"Pride of life"Sunday Mass Readings Podcast of Readings Video Reflections Lecturas y Comentarios Sunday Readings Bible StudyPrayer of the HoursBurning Question: Do you invite the poor to your banquet?
Sunday Readings for Aug. 29, 2010 (22C)
By Father Cusick
Jesus ate with the Pharisees as he did with all sinners. Though their faults may not have been publicly known as were those of the tax collectors, prostitutes, drunkards and Samaritans from whom Jesus did not hold himself aloof, these religious leaders were guilty of a perhaps greater sin: "pharisaical scandal", imputing evil to a good act.
Being habituated to denying their hypocrisy, the religious leaders were offended by Jesus' evident love for public sinners. Puffed up with pride, they were angered at being classed with prostitutes and tax collectors. Jesus told them they were as "whited sepulchers, full of dead mens bones". They performed religious acts for people to see and dressed in magnificent robes and costly vestments, yet when Christ looked into their hearts he saw the corruption of sin. They were indeed sinners, as are all the offspring of Adam. Jesus told them so out of divine love. The Pharisees' pride blinded them to the truth which would open their hearts to salvation.
"Pride of life" is as grave a sin as those of the flesh or of avarice. All are classed as forms of concupiscence."St. John distinguishes three kinds of covetousness or concupiscence: lust of the flesh, lust of the eyes, and pride of life. In the Catholic catechetical tradition, the ninth commandment forbids carnal concupiscence; the tenth forbids coveting another's goods."
Rabbis were forbidden to speak to certain individuals such as prostitutes lest they be suspected of soliciting sinful acts. Ritual uncleanness also resulted. Jesus, as a rabbi, was expected to abide by such restrictions. When he reached out to sinners with divine compassion by speaking with them and forgiving their sins, the Pharisees and other authorities used these good actions against him, condemning Jesus in order to place a stumbling stone between the Savior and sinners."Jesus scandalized the Pharisees by eating with tax collectors and sinners as familiarly as themselves.
(Cf. Lk 5:30; 7:36; 11:37; 14:1.) Against those among them who trusted in themselves that they were righteous and despised others, Jesus affirmed: 'I have not come to call the righteous, but sinners to repentance.
' (Lk 18:9;5:32;cf. Jn 7:49;9:34.) He went further by proclaiming before the Pharisees that, since sin is universal, those who pretend not to need salvation are blind to themselves.
(Cf. Jn 8:33-36; 9:40-41.)" (CCC 588)
Those who are self righteous, who refuse to acknowledge that they depend upon God for all that is good, close themselves off to God's grace and redemption, for only by honest repentance for sins is one humbled before God who saves. Scandal taken at another's words or actions, were there is no sin, is itself sinful and betrays a deadly blindness to one's own sin. As St. John teaches, "anyone who says he is without sin is a liar." Scandal in a genuine sense, however, must be avoided.
"Scandal will come, but woe to those by whom it comes," Jesus said. When someone is who is weak in faith is led into sin by the words or actions of another, genuine scandal occurs. CatholicsChristians scandalize others by claiming to be Christian while, for example, profaning the Lord's Day, a grave obligation, by omitting to attend Mass for a less than grave reason."Scandal is an attitude or behavior which leads another to do evil. The person who gives scandal becomes his neighbor's tempter. He damages virtue and integrity; he may even draw his brother into spiritual death. Scandal is a grave offense if by deed or omission another is deliberately led into a grave offense."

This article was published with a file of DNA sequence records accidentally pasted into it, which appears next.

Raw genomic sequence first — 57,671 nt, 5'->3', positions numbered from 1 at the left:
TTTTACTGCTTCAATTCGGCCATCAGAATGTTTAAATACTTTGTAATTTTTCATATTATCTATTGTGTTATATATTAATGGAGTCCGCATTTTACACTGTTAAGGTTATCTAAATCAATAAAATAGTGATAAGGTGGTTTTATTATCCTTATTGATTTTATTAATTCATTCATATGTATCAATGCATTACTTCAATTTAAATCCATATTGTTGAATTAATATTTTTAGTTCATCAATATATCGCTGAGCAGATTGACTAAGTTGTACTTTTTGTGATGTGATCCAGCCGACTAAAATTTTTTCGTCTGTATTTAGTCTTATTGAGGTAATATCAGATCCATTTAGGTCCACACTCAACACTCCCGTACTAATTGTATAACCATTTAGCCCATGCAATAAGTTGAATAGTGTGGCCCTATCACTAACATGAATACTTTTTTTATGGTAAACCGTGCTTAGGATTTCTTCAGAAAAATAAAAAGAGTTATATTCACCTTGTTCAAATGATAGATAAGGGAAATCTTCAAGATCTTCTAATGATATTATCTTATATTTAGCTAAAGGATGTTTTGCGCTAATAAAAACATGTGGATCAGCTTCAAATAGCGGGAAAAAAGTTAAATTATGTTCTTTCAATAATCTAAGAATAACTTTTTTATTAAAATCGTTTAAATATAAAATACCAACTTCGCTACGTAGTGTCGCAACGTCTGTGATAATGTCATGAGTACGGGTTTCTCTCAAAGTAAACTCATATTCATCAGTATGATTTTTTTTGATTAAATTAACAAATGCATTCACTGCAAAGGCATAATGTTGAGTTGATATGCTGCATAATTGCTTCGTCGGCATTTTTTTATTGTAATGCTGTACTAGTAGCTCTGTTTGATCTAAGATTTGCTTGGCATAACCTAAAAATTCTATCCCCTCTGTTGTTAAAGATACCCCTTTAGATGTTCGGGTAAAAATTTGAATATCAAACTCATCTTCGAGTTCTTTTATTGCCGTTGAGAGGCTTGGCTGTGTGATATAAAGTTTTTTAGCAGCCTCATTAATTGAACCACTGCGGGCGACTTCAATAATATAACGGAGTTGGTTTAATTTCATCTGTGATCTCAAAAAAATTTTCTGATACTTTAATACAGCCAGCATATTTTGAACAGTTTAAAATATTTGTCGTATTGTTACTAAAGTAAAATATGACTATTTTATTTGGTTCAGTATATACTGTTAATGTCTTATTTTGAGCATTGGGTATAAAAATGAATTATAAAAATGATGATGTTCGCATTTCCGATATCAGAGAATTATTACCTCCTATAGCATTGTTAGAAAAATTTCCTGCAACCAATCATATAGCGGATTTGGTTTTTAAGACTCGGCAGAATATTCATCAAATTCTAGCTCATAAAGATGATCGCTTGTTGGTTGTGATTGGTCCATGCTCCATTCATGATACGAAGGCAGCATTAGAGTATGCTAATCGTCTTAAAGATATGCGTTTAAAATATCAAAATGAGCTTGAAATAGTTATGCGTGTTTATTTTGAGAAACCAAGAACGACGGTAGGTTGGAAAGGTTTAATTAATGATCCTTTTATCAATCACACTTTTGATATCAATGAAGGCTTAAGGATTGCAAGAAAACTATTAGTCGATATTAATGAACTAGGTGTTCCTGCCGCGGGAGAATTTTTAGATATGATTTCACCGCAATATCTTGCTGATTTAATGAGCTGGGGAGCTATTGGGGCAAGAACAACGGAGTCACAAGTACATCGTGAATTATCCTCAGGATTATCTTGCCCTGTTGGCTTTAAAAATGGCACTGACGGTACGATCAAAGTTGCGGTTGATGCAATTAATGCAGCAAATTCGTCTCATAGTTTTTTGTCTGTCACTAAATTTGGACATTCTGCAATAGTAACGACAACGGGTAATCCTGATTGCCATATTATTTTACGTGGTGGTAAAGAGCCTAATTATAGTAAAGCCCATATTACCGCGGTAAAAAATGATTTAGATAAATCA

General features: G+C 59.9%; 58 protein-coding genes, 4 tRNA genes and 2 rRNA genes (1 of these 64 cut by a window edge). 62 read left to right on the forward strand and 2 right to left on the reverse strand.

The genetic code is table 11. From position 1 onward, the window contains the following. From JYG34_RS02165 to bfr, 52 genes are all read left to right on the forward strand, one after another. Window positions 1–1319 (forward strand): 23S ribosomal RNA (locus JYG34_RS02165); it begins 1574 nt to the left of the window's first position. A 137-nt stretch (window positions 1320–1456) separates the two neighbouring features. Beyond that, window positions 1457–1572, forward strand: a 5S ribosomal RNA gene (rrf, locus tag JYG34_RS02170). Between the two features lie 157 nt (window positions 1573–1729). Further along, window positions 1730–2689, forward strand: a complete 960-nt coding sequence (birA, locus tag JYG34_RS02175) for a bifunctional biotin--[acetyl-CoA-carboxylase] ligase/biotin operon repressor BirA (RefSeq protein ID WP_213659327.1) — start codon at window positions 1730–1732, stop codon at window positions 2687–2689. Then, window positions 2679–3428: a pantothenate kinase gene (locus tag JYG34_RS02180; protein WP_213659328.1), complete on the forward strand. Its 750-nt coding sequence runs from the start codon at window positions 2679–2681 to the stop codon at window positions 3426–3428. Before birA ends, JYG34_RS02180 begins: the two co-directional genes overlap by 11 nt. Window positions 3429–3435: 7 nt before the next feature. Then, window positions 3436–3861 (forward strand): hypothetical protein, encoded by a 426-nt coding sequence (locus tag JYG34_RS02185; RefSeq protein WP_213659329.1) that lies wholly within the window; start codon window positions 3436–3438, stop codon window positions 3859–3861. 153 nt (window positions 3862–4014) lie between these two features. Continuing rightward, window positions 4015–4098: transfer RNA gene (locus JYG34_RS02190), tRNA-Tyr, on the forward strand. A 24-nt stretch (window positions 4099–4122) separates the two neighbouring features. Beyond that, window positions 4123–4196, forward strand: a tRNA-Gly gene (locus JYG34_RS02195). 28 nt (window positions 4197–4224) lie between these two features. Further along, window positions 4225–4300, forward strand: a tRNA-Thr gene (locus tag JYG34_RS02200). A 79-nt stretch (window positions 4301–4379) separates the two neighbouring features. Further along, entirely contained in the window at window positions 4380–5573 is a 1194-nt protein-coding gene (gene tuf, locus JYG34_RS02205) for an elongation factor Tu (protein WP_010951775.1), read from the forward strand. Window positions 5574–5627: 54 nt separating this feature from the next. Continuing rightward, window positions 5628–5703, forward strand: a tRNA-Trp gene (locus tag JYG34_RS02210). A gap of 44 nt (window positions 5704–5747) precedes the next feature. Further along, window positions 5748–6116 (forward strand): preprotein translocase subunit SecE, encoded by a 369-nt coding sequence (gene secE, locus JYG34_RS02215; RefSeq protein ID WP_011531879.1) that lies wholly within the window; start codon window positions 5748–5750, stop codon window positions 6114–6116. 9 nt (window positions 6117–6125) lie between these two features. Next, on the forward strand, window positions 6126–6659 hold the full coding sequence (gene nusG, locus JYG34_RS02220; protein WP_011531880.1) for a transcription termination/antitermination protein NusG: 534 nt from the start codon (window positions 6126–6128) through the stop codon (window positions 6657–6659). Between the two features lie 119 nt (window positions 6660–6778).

It is the sin of scandal of the weak which is most strongly condemned by Christ.
"Scandal takes on a particular gravity by reason of the authority of those who cause it or the weakness of those who are scandalized. It prompted our Lord to utter this curse: 'Whoever causes one of these little ones who believe in me to sin, it would be better for him to have a great millstone fastened around his neck and to be drowned in the depth of the sea.'
(Mt 18:6; cf. 1 Cor 8:10-13.) Scandal is grave when given by those who by nature or office are obliged to teach and educate others. Jesus reproaches the scribes and Pharisees on this account: he likens them to wolves in sheep's clothing.
(Cf. Mt 7:15.)" (CCC 2285)
Media which glamourizes evil or laws which declare legal something which is intrinsically evil and an abominable crime such as procured abortion, are sources of scandal, leading others into sin."Scandal can be provoked by laws or institutions, by fashion or opinion. Therefore, they are guilty of scandal who establish laws or social structures leading to the decline of morals and the corruption of religious practice, or to 'social conditions that, intentionally or not, make Christian conduct and obedience to the Commandments difficult and practically impossible.'
(Pius XII, Discourse, June 1, 1941) This is also true of business leaders who make rules encouraging fraud, teachers who provoke their children to anger (Cf. Eph 6:4; Col 3:21), or manipulators of public opinion who turn it away from moral values." (CCC 2286 )"Anyone who uses the power at his disposal in such a way that it leads others to do wrong becomes guilty of scandal and responsible for the evil that he has directly or indirectly encouraged. 'Temptations to sin are sure to come; but woe to him by whom they come!'
(Lk 17:1)" (CCC 2287)